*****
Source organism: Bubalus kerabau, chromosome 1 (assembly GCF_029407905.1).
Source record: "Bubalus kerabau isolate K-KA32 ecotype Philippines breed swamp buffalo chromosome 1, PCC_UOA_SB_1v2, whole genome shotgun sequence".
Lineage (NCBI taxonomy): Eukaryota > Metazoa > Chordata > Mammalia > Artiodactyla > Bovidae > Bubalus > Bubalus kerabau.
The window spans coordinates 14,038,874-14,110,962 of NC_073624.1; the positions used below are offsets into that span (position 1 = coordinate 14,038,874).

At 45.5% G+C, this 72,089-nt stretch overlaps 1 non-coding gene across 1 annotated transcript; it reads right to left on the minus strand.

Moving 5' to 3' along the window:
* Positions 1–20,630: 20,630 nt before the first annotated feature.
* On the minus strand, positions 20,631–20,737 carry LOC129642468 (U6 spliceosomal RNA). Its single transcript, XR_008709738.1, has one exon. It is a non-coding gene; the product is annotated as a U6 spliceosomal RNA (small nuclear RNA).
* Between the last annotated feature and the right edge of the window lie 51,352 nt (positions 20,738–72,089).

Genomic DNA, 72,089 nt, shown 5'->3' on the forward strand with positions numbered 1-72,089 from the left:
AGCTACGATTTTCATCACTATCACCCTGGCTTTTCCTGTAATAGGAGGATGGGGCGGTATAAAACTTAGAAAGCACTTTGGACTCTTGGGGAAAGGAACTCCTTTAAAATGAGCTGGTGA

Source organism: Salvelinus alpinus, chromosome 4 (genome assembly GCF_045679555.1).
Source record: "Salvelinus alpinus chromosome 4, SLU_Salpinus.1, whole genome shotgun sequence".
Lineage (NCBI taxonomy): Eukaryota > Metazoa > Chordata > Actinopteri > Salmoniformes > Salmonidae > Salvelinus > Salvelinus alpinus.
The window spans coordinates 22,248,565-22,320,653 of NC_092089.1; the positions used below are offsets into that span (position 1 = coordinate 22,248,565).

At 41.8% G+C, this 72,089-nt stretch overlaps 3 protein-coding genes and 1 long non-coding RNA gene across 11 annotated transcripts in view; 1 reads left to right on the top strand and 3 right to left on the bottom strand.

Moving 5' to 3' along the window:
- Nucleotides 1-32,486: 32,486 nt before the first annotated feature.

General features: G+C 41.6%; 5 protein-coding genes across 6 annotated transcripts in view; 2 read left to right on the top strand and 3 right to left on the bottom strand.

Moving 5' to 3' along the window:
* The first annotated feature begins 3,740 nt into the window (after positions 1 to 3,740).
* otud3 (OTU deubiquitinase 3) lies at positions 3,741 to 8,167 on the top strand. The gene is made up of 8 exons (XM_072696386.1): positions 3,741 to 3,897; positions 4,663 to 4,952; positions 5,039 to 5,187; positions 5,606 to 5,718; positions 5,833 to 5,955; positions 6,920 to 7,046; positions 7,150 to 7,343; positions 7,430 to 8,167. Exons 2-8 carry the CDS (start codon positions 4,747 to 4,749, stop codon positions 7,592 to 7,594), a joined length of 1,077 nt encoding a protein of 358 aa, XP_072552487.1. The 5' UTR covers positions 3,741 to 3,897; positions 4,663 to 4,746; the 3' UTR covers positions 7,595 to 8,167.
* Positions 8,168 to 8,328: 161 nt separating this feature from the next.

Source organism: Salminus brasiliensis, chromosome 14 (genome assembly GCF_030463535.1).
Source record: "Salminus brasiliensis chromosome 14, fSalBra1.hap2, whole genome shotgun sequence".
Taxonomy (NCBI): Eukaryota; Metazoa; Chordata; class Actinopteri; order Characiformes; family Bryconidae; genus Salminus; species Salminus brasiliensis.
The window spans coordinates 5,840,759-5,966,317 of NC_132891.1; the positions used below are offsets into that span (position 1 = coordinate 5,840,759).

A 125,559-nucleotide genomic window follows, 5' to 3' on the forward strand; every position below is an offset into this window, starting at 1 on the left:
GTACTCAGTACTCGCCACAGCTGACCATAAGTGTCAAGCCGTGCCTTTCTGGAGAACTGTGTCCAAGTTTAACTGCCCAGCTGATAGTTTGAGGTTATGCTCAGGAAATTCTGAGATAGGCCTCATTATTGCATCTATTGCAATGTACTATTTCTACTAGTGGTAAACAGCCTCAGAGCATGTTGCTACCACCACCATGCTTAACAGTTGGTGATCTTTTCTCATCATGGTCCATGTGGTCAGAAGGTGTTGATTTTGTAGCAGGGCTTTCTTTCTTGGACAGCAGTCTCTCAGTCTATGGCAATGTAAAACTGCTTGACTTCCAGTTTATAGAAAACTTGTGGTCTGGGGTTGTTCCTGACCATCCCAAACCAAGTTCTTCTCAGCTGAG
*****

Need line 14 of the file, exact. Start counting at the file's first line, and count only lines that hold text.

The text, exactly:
Lineage (NCBI taxonomy): Eukaryota > Metazoa > Chordata > Actinopteri > Salmoniformes > Salmonidae > Salvelinus > Salvelinus alpinus.